Problem Gambling & Cognitive Science

In October 2020, Booth UC announced that Dr. Evan Curtis, Assistant Professor of Psychology, had been awarded a prestigious research grant through the Dr. Edgar and Ynez Smutny Memorial Fund. Dr. Curtis, along with senior psychology student Jessica Curtis, set out to study Predicting Problem Gambling Using Cumulative Prospect Theory.

Six months later, Dr. Curtis presented his findings to the Booth UC community:

Problem gambling is prevalent, affecting between 2-5% of North Americans. Its consequences are wide-reaching and severe, sometimes even leading to bankruptcy and homelessness. There have been extensive efforts to understand problem gambling from the fields of clinical and social psychology, but cognitive science has been relatively silent. My recent research, funded by a grant donated in honour of Dr. Edgar and Ynez Smutny, set out to fill that gap.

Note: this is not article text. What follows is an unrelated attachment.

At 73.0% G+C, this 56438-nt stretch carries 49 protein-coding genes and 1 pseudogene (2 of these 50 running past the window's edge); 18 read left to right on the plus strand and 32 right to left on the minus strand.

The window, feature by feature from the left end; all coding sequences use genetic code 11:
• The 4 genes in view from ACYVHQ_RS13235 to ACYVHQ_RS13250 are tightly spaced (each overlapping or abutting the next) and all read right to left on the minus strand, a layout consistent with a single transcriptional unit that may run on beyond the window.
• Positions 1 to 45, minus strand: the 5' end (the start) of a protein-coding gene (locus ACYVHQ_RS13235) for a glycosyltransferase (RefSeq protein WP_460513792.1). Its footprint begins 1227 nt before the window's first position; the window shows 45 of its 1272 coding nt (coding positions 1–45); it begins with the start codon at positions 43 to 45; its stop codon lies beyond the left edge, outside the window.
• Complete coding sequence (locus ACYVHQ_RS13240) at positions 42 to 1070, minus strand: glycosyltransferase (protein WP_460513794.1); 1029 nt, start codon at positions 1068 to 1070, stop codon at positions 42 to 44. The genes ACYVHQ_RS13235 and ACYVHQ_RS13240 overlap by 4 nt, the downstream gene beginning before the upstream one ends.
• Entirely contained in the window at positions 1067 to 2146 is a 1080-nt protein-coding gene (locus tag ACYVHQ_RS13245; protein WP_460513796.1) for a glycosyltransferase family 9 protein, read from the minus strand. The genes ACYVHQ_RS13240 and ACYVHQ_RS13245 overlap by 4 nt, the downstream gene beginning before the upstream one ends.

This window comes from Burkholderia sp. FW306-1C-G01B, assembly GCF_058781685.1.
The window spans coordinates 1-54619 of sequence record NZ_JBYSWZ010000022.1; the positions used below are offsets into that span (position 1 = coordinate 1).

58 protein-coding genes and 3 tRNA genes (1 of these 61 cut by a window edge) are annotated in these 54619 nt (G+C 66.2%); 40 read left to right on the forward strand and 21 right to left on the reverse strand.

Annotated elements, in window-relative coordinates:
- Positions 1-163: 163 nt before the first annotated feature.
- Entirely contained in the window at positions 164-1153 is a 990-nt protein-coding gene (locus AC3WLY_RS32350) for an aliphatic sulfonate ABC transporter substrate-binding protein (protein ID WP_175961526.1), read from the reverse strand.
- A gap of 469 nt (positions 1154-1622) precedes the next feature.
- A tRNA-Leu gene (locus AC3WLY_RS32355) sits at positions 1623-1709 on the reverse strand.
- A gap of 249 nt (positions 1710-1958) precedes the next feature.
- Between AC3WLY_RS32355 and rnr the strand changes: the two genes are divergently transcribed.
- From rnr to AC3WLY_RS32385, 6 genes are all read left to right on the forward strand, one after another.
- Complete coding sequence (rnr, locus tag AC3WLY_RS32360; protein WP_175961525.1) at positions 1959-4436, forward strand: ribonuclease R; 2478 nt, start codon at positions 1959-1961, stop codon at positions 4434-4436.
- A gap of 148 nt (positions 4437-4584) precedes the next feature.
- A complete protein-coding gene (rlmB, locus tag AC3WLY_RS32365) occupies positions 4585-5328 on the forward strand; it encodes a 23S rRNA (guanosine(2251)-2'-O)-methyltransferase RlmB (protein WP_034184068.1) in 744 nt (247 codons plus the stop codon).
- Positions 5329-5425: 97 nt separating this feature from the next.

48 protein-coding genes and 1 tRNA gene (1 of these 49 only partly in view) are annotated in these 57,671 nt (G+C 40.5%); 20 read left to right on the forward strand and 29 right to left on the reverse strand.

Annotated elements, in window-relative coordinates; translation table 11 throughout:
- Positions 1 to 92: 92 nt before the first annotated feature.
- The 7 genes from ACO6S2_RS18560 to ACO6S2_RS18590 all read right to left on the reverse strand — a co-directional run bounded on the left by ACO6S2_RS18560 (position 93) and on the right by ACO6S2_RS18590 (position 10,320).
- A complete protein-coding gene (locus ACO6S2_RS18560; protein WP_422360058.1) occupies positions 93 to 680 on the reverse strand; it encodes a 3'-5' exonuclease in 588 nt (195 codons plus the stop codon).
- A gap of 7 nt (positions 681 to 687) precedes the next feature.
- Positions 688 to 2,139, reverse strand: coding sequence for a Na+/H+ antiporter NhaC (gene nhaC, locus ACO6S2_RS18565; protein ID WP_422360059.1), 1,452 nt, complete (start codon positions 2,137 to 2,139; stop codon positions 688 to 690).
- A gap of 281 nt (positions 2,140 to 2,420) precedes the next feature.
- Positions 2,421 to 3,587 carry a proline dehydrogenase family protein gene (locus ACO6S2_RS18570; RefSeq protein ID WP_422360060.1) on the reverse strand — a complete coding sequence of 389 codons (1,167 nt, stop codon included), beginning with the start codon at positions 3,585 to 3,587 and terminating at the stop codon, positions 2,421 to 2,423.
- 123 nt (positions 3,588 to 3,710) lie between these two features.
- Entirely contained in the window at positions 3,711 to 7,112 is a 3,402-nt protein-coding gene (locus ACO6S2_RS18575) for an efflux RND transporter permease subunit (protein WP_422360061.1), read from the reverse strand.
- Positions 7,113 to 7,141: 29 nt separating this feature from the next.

The research exposed cognitive distortions that might exist on a fundamental level for problem gamblers. Those distortions can then manifest as harmful and uncontrolled gambling behaviour. The clinical implications are exciting, and I look forward to continuing this research.

My hope for the research is to leverage theories of behavioural economics to inform effective methods of treatment and help the development of early screening tools that can be administered before problem gambling behaviours even begin to manifest.

Watch for an article about Dr. Curtis’s research in the next Connect magazine.


To receive updates from Booth UC, including Booth UC Connect magazine, E-News, and announcements, subscribe to our mailing list.

Contact Us

For media inquiries, contact our communications team.

Kimberly Kakegamic
Communications Specialist

(204) 924-4866
(877) 942-6684

Recent News